UW Today

This is an archived article.

June 5, 2008

UW will expand certificate programs in Abu Dhabi

The UW will expand its certificate program at the United Arab Emirates Academy in Abu Dhabi. On June 2, UW President Mark Emmert and Mohammed Omar Abdullah, undersecretary for the Abu Dhabi Department for Planning and Economy and chairman of the Abu Dhabi academy, signed an agreement that will add courses to the program, and perhaps expand it to other Persian Gulf countries such as Kuwait, Qatar and Saudi Arabia.

The partnership marks the first time the UW has established a base to teach foreign nationals in their own country. Roughly 3.5 million people live in the United Arab Emirates, but citizens of other countries comprise the majority of the workforce. The country’s leaders aim to change that proportion, in part by increasing the number of UAE citizens in the workforce.

Speaking to about 15 people gathered in the Regents Room for the signing, Emmert said other American universities have rushed to establish foreign campuses without establishing sufficiently strong relationships in the host countries. In 10 years, Emmert predicted, a good many of those campuses will have packed up and returned to the U.S. because relationships haven’t gone deep enough. In contrast with this, he said, the UW is looking for serious, long-term ties.

“We have to build relationships at the grassroots level, as they will sustain our partnerships over the long run,” Emmert said. The UW has had decades-long relationships in countries such as Korea and Japan, and recently opened an office in Beijing.

This week, Abdullah and Magdi Hafez, president and CEO of the academy, will talk with various UW administrators, including Mani Soma, professor of electrical engineering; Sandy Archibald, dean of the Evans School of Public Affairs; Pat Wasley, dean of the College of Education; and James Jiambalvo, dean of the Michael G. Foster School of Business.

Founded by the Abu Dhabi Chamber of Commerce, the academy focuses on students who have undergraduate degrees, aiming to bridge the gap between a university education and practical job skills. Most courses are taught by instructors hired in the UAE who initially team teach a course with a UW instructor. Content comes from the UW, but is localized via tools such as case studies. Courses typically meet 90 hours over five to 10 weeks. Current courses include business English communication, travel and tourism, human resources and business for international professionals. They emphasize critical thinking and teamwork, concepts highly valued in the corporate world, and thus important to the UAE, said Marisa Nickle, UW Educational Outreach program manager based in Abu Dhabi.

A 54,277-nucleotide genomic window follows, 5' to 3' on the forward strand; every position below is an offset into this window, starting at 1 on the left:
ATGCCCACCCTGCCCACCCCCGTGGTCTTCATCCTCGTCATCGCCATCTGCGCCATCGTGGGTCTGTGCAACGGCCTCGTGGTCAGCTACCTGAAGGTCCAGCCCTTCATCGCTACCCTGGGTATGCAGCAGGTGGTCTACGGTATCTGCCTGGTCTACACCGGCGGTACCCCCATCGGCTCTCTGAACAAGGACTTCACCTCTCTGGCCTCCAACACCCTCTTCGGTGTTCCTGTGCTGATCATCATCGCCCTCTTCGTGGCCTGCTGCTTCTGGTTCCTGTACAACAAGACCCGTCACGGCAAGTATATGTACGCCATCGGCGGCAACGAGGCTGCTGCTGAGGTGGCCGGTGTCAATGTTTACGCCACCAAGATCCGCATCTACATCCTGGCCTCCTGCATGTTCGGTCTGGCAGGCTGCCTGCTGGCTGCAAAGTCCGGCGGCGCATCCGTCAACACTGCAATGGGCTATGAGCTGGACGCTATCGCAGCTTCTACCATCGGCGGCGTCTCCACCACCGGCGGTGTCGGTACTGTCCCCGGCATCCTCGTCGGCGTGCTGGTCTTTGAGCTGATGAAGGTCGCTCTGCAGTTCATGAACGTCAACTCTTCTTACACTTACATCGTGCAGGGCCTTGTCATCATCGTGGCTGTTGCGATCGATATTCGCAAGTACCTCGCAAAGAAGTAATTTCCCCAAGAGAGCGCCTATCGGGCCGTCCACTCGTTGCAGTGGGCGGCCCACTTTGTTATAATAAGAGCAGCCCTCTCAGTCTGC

Since UW Educational Outreach began offering courses at UAE Academy in February 2007, about 141 students have enrolled, including the current 30. Course fees are paid by the government, and the program is self-sustaining.

About 80 percent of UAE students are women. Abdullah and Hafez explained how in the Arab world, men have more job opportunities than women, especially early in life. After high school, men often work in their families’ business, become entrepreneurs or take military or police jobs rather than attend college.

Women outnumber men in Arab universities not only because of cultural attitudes about jobs, but about study abroad. Most women have undergraduate degrees before pursuing graduate work outside their country.

New exchange programs and cross-cultural exposure may grow out of the UW presence in the UAE, said Dave Szatmary, vice provost for Educational Outreach. Now serving about 38,000 students, Educational Outreach offers certificate programs, English language programs, distance and online learning, and master’s degrees.